We motivate Energy-Based Models (EBMs) as a promising model class for continual learning problems. Instead of tackling continual learning via the use of external memory, growing models, or regularization, EBMs have a natural way to support a dynamically-growing number of tasks or classes that causes less interference with previously learned information. Our proposed version of EBMs for continual learning is simple, efficient and outperforms baseline methods by a large margin on several benchmarks. Moreover, our proposed contrastive divergence based training objective can be applied to other continual learning methods, resulting in substantial boosts in their performance. We also show that EBMs are adaptable to a more general continual learning setting where the data distribution changes without the notion of explicitly delineated tasks. These observations point towards EBMs as a class of models naturally inclined towards the continual learning regime.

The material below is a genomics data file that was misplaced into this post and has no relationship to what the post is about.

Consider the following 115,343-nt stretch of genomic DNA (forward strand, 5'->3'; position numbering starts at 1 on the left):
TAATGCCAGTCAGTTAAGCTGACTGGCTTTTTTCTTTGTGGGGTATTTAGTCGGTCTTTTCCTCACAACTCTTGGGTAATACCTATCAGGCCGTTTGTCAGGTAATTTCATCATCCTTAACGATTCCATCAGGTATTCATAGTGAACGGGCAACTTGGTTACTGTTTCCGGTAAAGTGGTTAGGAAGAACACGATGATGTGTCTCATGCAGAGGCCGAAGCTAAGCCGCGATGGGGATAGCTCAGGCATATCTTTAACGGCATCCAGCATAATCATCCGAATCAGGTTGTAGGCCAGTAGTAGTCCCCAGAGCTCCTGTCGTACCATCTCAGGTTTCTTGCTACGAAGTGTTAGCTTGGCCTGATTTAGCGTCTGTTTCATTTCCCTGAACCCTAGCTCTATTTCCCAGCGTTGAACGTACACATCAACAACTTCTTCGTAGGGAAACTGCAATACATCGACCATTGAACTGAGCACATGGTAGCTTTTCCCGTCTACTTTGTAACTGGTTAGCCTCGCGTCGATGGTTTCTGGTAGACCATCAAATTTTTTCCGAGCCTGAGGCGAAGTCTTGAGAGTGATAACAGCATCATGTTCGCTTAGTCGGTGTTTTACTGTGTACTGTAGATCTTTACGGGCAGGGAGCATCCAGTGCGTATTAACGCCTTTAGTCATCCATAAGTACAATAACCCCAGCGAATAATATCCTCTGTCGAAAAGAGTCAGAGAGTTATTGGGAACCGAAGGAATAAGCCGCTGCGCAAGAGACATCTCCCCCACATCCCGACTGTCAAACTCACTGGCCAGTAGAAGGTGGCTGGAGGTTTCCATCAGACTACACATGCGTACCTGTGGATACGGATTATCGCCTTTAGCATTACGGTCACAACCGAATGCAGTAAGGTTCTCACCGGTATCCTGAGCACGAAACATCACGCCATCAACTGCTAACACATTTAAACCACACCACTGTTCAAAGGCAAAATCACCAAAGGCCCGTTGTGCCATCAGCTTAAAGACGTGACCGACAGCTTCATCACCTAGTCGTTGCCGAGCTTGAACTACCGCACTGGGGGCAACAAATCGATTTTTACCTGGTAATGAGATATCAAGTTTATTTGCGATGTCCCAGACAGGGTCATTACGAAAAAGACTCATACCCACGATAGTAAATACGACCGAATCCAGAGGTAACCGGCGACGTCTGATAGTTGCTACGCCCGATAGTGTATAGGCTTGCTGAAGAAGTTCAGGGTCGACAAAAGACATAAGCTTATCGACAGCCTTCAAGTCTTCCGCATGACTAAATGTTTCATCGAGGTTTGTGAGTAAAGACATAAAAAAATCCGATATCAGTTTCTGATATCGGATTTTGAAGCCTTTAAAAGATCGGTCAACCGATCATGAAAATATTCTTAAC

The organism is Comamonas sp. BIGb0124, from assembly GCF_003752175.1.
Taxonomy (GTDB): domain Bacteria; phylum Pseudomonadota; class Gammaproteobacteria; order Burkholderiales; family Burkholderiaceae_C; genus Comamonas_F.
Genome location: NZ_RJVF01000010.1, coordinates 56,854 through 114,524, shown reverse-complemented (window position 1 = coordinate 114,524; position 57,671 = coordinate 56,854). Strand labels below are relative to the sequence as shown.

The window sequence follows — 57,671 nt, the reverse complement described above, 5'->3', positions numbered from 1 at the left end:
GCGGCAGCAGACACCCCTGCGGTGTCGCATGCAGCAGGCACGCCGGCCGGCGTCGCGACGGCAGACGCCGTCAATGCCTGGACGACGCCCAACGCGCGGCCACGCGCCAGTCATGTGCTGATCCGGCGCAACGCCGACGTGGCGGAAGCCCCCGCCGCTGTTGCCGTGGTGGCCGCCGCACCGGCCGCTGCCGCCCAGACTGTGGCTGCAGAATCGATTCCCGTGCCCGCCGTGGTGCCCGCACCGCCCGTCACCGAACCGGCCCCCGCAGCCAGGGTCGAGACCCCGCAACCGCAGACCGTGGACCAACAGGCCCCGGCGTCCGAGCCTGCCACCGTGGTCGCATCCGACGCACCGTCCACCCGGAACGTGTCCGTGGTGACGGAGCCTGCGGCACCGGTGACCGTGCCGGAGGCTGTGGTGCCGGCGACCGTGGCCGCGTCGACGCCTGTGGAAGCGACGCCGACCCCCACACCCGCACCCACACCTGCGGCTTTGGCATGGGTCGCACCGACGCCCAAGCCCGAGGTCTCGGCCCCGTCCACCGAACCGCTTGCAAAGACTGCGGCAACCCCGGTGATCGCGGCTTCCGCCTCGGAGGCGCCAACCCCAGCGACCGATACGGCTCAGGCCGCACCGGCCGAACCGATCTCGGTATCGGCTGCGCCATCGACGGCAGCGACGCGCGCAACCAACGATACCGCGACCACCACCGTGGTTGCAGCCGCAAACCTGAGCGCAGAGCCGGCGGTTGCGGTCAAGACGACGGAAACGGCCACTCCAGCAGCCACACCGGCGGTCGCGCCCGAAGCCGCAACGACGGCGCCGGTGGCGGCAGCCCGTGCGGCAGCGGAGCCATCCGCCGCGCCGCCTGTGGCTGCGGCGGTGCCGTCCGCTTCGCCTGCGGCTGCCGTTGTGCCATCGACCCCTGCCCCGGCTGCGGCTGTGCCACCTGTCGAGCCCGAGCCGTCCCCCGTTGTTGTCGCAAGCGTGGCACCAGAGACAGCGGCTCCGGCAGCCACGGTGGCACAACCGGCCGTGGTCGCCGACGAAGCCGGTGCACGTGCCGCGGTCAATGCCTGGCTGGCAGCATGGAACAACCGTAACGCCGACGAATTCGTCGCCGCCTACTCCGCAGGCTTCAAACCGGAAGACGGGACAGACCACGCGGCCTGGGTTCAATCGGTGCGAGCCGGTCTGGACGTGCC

We present a learning-based approach for removing unwanted obstructions, such as window reflections, fence occlusions or raindrops, from a short sequence of images captured by a moving camera. Our method leverages the motion differences between the background and the obstructing elements to recover both layers. Specifically, we alternate between estimating dense optical flow fields of the two layers and reconstructing each layer from the flow-warped images via a deep convolutional neural network. The learning-based layer reconstruction allows us to accommodate potential errors in the flow estimation and brittle assumptions such as brightness consistency. We show that training on synthetically generated data transfers well to real images. Our results on numerous challenging scenarios of reflection and fence removal demonstrate the effectiveness of the proposed method.